As the phone call increasingly becomes an antiquated form of communication, text, instant message and email conversations have stepped in to fill the void, enabled by the ubiquity of our digital devices. And while the distraction of one-sided eavesdropping might be a thing of the past, the NY Times wonders if these new methods of chatting are any less offensive to those not “listening” in.
Regardless of your own feelings on the matter, it appears that smartphone use – anytime, anywhere – is gaining growing acceptance within the business community. In a connected world that thrives on immediacy, the prevailing attitude appears to be something along the lines of “now or never,” meaning that ignoring an email for 15 minutes might translate into a lost opportunity.
From the perspective of Business 101 this makes some sense, but still it’s hard not to think that our very participation in this accelerated culture, isn’t collectively feeding into this current belief. What about the things we’re missing out on by forgetting to look up from our screens?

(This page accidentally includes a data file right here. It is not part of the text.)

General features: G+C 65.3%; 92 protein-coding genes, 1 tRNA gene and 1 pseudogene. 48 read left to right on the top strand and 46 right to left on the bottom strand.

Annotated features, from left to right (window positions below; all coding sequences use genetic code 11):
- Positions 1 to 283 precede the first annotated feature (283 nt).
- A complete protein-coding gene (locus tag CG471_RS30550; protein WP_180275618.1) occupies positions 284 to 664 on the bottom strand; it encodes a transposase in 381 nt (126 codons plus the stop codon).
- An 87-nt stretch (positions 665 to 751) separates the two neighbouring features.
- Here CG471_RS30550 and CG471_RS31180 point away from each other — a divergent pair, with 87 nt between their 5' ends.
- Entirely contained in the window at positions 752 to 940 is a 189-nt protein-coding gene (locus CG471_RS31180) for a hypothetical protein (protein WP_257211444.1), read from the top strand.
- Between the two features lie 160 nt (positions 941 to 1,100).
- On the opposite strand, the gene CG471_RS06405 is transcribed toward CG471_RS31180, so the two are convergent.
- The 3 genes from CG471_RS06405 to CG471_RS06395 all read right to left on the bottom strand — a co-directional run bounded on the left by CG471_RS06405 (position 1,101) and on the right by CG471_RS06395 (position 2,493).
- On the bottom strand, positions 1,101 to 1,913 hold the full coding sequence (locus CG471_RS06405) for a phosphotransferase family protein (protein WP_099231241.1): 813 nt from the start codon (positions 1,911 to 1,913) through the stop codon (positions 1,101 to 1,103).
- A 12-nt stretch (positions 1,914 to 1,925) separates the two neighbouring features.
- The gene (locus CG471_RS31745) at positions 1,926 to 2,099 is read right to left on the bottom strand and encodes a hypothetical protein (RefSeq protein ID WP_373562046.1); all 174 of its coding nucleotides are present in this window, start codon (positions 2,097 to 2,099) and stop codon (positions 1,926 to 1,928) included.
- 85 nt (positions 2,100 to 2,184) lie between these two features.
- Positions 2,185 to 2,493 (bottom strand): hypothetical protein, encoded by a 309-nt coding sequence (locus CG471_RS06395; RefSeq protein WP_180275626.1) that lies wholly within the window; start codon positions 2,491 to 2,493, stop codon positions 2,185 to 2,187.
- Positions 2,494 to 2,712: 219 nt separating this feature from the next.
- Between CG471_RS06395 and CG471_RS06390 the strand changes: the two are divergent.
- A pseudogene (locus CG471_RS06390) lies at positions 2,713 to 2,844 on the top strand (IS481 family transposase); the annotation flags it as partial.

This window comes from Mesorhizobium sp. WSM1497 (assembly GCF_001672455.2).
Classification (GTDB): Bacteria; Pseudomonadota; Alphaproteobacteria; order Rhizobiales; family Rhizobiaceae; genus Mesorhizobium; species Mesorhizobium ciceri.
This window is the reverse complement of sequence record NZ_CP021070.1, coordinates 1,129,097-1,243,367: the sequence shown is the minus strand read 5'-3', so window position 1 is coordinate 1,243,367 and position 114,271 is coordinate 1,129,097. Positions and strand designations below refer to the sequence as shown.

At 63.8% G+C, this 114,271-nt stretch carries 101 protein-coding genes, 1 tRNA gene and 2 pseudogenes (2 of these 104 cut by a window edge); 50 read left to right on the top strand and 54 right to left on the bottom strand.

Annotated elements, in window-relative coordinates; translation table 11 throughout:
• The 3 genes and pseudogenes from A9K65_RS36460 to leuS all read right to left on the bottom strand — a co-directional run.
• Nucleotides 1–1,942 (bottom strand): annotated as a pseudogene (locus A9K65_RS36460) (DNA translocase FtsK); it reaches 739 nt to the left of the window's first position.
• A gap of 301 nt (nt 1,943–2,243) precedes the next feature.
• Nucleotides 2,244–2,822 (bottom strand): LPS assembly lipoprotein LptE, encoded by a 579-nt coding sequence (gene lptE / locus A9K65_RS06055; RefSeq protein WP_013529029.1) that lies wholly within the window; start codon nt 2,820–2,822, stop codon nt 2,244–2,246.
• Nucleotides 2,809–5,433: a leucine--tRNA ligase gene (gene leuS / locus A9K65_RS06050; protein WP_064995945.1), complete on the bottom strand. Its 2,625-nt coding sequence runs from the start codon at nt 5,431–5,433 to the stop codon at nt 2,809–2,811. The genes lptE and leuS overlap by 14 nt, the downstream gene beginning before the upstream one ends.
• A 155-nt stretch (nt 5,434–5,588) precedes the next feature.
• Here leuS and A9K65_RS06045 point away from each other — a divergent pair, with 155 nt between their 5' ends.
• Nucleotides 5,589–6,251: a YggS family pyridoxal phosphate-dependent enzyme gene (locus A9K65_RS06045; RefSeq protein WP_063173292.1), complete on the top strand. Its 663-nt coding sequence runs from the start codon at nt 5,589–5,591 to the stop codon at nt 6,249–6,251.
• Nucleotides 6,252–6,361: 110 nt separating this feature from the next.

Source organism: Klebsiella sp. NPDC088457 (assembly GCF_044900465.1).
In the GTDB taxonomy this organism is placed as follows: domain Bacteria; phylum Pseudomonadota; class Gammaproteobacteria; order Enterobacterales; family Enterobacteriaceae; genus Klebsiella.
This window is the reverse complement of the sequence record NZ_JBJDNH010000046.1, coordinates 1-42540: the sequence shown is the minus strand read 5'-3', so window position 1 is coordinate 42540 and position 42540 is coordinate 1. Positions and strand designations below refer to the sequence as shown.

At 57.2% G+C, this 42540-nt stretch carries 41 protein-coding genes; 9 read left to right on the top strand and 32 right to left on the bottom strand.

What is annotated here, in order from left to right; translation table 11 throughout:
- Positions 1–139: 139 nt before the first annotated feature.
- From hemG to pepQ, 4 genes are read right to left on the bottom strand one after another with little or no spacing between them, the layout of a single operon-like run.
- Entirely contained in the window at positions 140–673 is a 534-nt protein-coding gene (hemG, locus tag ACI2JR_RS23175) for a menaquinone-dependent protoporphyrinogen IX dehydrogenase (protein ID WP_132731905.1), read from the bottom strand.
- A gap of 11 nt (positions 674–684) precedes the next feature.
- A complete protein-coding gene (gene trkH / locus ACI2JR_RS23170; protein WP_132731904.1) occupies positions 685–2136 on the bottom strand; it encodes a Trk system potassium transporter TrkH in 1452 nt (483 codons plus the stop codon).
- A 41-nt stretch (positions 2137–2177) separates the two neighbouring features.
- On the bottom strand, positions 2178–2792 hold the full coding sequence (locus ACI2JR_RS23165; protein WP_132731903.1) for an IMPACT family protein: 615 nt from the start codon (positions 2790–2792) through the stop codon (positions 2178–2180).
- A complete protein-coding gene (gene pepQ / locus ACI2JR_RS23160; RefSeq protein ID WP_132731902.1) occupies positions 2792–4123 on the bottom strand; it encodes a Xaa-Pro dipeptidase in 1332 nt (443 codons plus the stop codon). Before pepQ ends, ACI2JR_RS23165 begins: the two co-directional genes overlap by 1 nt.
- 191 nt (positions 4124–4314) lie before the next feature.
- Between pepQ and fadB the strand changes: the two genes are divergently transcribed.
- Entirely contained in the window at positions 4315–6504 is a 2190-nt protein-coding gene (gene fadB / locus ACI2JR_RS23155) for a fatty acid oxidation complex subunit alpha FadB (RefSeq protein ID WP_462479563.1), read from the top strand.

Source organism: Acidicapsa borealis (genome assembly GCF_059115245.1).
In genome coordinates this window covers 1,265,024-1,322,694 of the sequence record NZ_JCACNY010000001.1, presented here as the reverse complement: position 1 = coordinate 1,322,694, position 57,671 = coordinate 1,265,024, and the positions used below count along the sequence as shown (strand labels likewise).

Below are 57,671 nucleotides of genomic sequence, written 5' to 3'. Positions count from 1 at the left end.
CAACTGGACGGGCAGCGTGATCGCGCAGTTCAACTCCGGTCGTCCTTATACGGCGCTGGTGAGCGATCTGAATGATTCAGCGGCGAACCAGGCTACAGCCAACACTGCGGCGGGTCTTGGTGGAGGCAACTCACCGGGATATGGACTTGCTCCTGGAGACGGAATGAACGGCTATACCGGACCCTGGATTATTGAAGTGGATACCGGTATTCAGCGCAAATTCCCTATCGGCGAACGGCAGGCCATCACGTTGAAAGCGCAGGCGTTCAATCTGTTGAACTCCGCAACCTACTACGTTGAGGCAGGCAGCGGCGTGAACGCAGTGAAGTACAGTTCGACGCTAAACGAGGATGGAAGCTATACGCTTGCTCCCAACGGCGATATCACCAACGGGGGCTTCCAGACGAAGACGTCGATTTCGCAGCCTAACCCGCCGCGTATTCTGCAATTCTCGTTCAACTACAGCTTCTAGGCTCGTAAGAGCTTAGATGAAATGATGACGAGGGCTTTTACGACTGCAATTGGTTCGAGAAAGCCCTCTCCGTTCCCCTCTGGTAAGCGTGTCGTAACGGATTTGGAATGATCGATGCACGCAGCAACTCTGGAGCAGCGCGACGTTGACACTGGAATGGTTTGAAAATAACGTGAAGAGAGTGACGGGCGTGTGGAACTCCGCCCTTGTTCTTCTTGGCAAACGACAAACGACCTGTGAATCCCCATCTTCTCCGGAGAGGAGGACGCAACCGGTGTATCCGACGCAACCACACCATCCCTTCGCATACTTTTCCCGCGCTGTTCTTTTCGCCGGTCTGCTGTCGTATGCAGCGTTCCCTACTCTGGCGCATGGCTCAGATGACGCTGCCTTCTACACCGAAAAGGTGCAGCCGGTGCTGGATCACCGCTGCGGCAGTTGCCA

But as the Times posits, maybe it’s less about actual negotiations and transactions and more about the image of them. We particularly liked the following Wild West metaphor:
Beyond practical considerations, there is also the issue of image. In many professional circles, where connections are power, making a show of reaching out to those connections even as co-workers are presenting a spreadsheet presentation seems to have become a kind of workplace boast.
Mr. Brotherton, the consultant, wrote in an e-mail message that it was customary now for professionals to lay BlackBerrys or iPhones on a conference table before a meeting — like gunfighters placing their Colt revolvers on the card tables in a saloon. “It’s a not-so-subtle way of signaling ‘I’m connected. I’m busy. I’m important. And if this meeting doesn’t hold my interest, I’ve got 10 other things I can do instead.’ ”